With the final polls finished, the last ads cut and well over 35 million people already having voted, political operatives in both parties expect Democrats to win back control of the House on Tuesday and make significant gains in state capitals even as Republicans keep narrow control of the Senate.
But as President Trump’s victory in 2016 showed, upsets do happen. And in this election, several factors exist that could change the expected results — in either direction.
Among the big question marks:
How badly will Democrats lose among blue-collar white voters, the group that forms the base of Trump’s support?
What will turnout look like among Latinos, who are key to Democratic hopes to win Senate seats in Arizona, Nevada and several House seats in California and elsewhere in the Southwest?
“The question is have we engaged the Latino community enough to generate turnout?” said Democratic pollster Mark Mellman. “It’s going to vary from place to place.”
And in an election where partisans on both sides seem fired up to vote — witness the early voting that has broken records in many states — how will those with weaker partisan ties divide?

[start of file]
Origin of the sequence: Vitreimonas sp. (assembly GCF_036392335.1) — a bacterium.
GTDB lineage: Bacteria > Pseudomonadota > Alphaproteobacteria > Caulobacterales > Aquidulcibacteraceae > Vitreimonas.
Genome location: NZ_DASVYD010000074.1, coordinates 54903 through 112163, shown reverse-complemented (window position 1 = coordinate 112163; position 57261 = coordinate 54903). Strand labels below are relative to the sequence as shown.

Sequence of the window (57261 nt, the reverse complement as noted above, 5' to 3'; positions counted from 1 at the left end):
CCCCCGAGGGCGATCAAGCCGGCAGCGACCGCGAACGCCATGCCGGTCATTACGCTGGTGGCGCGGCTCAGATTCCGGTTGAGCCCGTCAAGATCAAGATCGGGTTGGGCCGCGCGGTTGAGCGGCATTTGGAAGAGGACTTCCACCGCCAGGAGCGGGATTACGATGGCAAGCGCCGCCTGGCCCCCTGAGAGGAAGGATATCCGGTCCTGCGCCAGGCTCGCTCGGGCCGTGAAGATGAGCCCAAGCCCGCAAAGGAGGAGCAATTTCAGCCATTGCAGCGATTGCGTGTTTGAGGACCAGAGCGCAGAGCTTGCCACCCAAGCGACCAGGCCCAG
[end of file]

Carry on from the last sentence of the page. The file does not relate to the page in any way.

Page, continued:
About 4 in 10 partisans on each side said they were closely following the election campaign, according to the final USC Dornsife/Los Angeles Times poll.
That’s a big shift from 2010, when the Republicans won the House majority that they’ve held for the last eight years. In the run-up to that election, a lot more Republicans than Democrats took an interest in the campaign, and that correctly forecast a poor Democratic turnout. Four years before that, it was Republicans who were demoralized and Democrats who took the most interest, leading to a Democratic wave.
Earlier this year, Republican strategists worried that Democrats once again had the sort of enthusiasm edge they enjoyed in 2006. But in the closing weeks of this campaign, that concern has diminished.
“It's clear that, in most places, Republicans have solved our September enthusiasm problem,” Glen Bolger of Public Opinion Strategies, a leading Republican polling firm, said on Twitter last week.
But that cleared up only one of the big problems the Republicans face, he noted.
“What's not clear is whether we've solved our problem with independent voters,” he said. “That will be the difference between winning and losing in close races.”
The USC/Times poll found self-described independents favoring Democratic control of Congress this year by 62% to 38%.